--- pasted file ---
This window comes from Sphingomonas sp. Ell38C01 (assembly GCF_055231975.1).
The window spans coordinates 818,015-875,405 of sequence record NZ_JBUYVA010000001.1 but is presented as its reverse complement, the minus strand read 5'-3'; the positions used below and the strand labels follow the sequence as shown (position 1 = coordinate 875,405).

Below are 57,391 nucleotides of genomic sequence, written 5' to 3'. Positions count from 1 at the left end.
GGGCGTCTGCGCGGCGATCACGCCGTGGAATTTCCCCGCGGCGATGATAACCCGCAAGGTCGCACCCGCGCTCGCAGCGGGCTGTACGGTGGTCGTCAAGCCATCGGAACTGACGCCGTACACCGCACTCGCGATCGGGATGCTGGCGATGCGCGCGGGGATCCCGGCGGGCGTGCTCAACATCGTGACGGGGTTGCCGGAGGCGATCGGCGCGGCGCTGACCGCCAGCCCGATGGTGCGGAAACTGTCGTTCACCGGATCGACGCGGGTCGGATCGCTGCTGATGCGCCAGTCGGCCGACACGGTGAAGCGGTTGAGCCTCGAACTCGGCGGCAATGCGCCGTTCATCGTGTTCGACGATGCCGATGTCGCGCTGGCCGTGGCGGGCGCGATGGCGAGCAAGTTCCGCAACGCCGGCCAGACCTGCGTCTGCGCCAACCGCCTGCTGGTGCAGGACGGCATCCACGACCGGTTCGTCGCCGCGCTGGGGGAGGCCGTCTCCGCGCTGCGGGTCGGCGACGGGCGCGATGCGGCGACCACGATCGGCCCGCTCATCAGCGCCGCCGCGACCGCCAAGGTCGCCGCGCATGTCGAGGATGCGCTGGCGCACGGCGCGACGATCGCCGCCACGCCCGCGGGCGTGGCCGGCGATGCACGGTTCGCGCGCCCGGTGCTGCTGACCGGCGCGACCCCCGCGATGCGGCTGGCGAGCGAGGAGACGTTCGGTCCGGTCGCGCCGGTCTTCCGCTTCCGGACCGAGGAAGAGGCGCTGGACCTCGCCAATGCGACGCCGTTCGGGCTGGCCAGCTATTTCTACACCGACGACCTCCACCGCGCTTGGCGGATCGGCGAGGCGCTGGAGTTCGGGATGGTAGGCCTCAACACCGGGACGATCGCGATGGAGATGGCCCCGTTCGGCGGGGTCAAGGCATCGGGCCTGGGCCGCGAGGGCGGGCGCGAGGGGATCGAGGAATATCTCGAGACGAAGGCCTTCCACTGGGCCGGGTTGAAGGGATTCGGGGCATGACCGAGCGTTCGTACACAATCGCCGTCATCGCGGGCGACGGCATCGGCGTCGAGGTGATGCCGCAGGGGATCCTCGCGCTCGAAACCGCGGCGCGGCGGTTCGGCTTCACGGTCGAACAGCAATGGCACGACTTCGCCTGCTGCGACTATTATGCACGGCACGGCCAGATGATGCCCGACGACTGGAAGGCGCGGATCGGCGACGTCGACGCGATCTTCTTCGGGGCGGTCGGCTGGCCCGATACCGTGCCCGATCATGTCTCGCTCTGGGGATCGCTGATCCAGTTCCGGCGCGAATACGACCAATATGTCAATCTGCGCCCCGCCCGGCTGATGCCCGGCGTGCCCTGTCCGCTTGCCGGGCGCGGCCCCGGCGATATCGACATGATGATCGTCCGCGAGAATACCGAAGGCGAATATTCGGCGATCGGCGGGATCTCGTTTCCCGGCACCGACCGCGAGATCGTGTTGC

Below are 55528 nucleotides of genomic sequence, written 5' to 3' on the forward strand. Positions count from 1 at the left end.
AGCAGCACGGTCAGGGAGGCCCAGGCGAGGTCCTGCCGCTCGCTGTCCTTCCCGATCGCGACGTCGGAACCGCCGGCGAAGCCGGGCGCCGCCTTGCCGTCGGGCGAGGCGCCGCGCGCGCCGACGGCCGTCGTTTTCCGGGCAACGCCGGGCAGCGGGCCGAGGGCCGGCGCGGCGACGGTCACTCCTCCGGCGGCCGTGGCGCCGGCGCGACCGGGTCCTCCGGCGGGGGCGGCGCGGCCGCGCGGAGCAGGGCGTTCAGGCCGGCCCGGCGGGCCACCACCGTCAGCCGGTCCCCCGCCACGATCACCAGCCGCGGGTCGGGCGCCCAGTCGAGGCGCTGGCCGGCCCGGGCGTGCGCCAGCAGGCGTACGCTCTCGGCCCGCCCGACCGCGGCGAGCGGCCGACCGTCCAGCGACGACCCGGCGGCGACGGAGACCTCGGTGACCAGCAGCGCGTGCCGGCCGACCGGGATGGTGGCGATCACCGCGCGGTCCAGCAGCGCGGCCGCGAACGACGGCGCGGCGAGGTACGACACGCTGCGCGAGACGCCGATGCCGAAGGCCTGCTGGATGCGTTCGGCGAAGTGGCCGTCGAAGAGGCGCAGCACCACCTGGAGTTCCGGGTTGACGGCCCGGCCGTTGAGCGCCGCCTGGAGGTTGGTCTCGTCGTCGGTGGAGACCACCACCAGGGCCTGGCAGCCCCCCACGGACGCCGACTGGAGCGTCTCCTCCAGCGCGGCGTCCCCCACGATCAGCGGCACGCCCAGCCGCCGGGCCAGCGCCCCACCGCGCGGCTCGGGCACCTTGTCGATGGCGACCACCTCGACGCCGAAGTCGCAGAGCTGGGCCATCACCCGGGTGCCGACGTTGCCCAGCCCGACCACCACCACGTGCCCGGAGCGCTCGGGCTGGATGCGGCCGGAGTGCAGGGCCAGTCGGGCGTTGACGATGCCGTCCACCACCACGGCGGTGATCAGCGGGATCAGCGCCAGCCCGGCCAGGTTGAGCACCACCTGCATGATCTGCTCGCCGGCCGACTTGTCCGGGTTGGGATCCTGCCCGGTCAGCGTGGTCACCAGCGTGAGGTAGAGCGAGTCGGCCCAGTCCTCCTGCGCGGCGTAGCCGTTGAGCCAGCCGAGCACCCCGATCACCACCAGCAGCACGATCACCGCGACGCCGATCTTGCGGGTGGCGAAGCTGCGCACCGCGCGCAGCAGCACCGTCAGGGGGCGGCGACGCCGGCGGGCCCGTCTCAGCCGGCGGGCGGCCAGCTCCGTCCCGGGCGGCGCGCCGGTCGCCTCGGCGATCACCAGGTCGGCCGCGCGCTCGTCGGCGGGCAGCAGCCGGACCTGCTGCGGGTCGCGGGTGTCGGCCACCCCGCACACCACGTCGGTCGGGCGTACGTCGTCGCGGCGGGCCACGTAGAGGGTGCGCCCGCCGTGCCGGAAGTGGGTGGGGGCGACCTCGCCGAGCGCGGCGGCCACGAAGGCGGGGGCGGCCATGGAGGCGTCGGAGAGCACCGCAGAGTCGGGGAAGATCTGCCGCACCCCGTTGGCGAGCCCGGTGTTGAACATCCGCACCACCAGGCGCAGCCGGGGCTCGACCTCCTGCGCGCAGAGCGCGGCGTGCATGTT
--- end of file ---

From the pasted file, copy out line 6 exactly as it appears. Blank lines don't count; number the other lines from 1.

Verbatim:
AGCAGCACGGTCAGGGAGGCCCAGGCGAGGTCCTGCCGCTCGCTGTCCTTCCCGATCGCGACGTCGGAACCGCCGGCGAAGCCGGGCGCCGCCTTGCCGTCGGGCGAGGCGCCGCGCGCGCCGACGGCCGTCGTTTTCCGGGCAACGCCGGGCAGCGGGCCGAGGGCCGGCGCGGCGACGGTCACTCCTCCGGCGGCCGTGGCGCCGGCGCGACCGGGTCCTCCGGCGGGGGCGGCGCGGCCGCGCGGAGCAGGGCGTTCAGGCCGGCCCGGCGGGCCACCACCGTCAGCCGGTCCCCCGCCACGATCACCAGCCGCGGGTCGGGCGCCCAGTCGAGGCGCTGGCCGGCCCGGGCGTGCGCCAGCAGGCGTACGCTCTCGGCCCGCCCGACCGCGGCGAGCGGCCGACCGTCCAGCGACGACCCGGCGGCGACGGAGACCTCGGTGACCAGCAGCGCGTGCCGGCCGACCGGGATGGTGGCGATCACCGCGCGGTCCAGCAGCGCGGCCGCGAACGACGGCGCGGCGAGGTACGACACGCTGCGCGAGACGCCGATGCCGAAGGCCTGCTGGATGCGTTCGGCGAAGTGGCCGTCGAAGAGGCGCAGCACCACCTGGAGTTCCGGGTTGACGGCCCGGCCGTTGAGCGCCGCCTGGAGGTTGGTCTCGTCGTCGGTGGAGACCACCACCAGGGCCTGGCAGCCCCCCACGGACGCCGACTGGAGCGTCTCCTCCAGCGCGGCGTCCCCCACGATCAGCGGCACGCCCAGCCGCCGGGCCAGCGCCCCACCGCGCGGCTCGGGCACCTTGTCGATGGCGACCACCTCGACGCCGAAGTCGCAGAGCTGGGCCATCACCCGGGTGCCGACGTTGCCCAGCCCGACCACCACCACGTGCCCGGAGCGCTCGGGCTGGATGCGGCCGGAGTGCAGGGCCAGTCGGGCGTTGACGATGCCGTCCACCACCACGGCGGTGATCAGCGGGATCAGCGCCAGCCCGGCCAGGTTGAGCACCACCTGCATGATCTGCTCGCCGGCCGACTTGTCCGGGTTGGGATCCTGCCCGGTCAGCGTGGTCACCAGCGTGAGGTAGAGCGAGTCGGCCCAGTCCTCCTGCGCGGCGTAGCCGTTGAGCCAGCCGAGCACCCCGATCACCACCAGCAGCACGATCACCGCGACGCCGATCTTGCGGGTGGCGAAGCTGCGCACCGCGCGCAGCAGCACCGTCAGGGGGCGGCGACGCCGGCGGGCCCGTCTCAGCCGGCGGGCGGCCAGCTCCGTCCCGGGCGGCGCGCCGGTCGCCTCGGCGATCACCAGGTCGGCCGCGCGCTCGTCGGCGGGCAGCAGCCGGACCTGCTGCGGGTCGCGGGTGTCGGCCACCCCGCACACCACGTCGGTCGGGCGTACGTCGTCGCGGCGGGCCACGTAGAGGGTGCGCCCGCCGTGCCGGAAGTGGGTGGGGGCGACCTCGCCGAGCGCGGCGGCCACGAAGGCGGGGGCGGCCATGGAGGCGTCGGAGAGCACCGCAGAGTCGGGGAAGATCTGCCGCACCCCGTTGGCGAGCCCGGTGTTGAACATCCGCACCACCAGGCGCAGCCGGGGCTCGACCTCCTGCGCGCAGAGCGCGGCGTGCATGTT